Shrine Guardians 3: Legend of the Lion Dogs

Back in the mists of time, before the islands of Japan had formed, there lived two divine brothers. Neko-kun and Inu-kun were twins and, as it usually goes in stories like this, were in most things equal and second-to-none. Yes, they were both second-to-none. At the same time! I kid you not, but let me get back to the story before I ruin the mood. Their skill with the bow was unsurpassed.

News Bulletin: We interrupt this story to warn readers that a three-hundred-foot-tall quadruped has materialized over Antarctica and has proceeded to mark its territory this is the third of a four-part series. It’ll make more sense—though not a lot more sense—if you read part 1 and part 2 first.

They could fold steel into the finest of blades, and know a sword’s temper simply by listening to it sing through the air. Their skill in the arts, too, was unequalled. To hear either of them play the shamisen was truly to hear the voice of the gods. And a thousand teenage girls would swoon at the mere mention of their love poetry.

So it was that one day in their explorations they found a shrine high above the clouds. Don’t ask me how they explored up there, but I think it had something to do with walking on the mists of time. Who knows? Maybe it was an alien abduction. Anyway, as they passed through the first gate, a most beautiful maiden appeared in the courtyard. She waved her hand across her face, signalling them to stop. To show how big and powerful they were, they shifted their shapes—Neko-kun took the form of a lion, and Inu-kun changed into a dog—and kept on going. Why didn’t they transform into giant armored robots? Or into an intergalactic battle cruiser? Nobody knows, but it might have something to do with the fact this is a legend, rather than a Japanese cartoon. After our shapechanging heroes were through the second gate, the woman crossed her hands in front of her chest, gesturing that it was forbidden to continue. But they were so captivated by her beauty that they kept walking. At the third gate they paused.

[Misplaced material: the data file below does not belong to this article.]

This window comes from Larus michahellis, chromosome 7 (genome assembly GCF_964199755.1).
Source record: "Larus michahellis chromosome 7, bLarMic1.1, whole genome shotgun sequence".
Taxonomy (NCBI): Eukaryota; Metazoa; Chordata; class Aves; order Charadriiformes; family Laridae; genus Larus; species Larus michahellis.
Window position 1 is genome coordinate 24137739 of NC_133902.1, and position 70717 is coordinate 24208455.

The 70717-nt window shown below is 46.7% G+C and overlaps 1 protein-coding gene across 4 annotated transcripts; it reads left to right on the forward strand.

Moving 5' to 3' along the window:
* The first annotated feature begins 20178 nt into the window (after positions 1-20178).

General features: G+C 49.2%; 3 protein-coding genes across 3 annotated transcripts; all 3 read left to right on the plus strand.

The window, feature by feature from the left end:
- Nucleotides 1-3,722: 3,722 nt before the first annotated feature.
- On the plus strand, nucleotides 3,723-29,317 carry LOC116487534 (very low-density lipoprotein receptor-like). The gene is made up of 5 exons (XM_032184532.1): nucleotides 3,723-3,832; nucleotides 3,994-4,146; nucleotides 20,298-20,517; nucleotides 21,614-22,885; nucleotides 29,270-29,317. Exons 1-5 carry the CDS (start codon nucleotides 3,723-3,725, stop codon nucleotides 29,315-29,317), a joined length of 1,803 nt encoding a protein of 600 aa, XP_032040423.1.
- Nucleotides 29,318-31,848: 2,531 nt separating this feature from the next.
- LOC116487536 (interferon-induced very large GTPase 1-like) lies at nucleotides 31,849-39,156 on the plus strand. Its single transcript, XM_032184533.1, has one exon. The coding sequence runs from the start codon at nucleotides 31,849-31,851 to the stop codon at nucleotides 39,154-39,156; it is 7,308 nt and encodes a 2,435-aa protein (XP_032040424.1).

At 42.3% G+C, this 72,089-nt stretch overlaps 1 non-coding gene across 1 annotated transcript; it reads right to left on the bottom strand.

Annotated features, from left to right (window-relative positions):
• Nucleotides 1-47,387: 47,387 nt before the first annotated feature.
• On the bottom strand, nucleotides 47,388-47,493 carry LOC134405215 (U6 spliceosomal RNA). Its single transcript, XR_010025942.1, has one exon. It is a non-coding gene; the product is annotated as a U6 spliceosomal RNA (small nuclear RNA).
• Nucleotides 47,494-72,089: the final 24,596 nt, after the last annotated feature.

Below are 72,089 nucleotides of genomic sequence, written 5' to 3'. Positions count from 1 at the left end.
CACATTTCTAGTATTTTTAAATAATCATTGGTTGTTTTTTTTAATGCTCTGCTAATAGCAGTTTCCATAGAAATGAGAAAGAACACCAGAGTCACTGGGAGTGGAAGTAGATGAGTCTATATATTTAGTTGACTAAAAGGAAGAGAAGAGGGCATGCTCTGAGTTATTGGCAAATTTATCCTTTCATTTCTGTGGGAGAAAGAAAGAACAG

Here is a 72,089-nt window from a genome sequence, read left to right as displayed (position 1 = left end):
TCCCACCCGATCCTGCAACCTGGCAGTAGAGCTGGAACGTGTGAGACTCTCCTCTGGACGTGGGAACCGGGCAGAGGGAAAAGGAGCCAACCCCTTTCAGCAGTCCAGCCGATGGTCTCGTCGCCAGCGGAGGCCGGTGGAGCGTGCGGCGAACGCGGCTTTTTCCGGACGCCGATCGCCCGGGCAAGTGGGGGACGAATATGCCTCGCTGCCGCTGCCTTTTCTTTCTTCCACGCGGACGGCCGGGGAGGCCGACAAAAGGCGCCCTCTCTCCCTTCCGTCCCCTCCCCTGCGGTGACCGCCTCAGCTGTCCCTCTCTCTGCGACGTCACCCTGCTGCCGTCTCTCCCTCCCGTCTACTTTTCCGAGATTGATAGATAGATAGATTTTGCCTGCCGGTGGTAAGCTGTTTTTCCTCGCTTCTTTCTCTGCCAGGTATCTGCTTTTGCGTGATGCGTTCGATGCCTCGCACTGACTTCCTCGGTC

The young woman told them that they could enter the shrine grounds together, but only one person at a time could go into the building. Otherwise there would be dire consequences. They chose to tempt fate, and as they walked through the third gate, the maiden started to fade.

Don’t be alarmed. The fading maiden should come as no surprise, since beautiful young women are usually the object of male desire in stories like this. And in life in general, but I digress. The girl usually goes through some sort of trial, becoming the catalyst for a historic and/or world-changing event before being rescued by the guy. That may or may not happen in this story. Which I better keep writing so I can find out what happens next.

She told them that they must decide, through a method of their own choosing, who was to go first. Until then, she would no longer have a physical body. At least none that the boys could see. She then dissipated into mist, and went off to find something interesting to do. Nobody said that the winner would also get the girl, but nobody really needed to.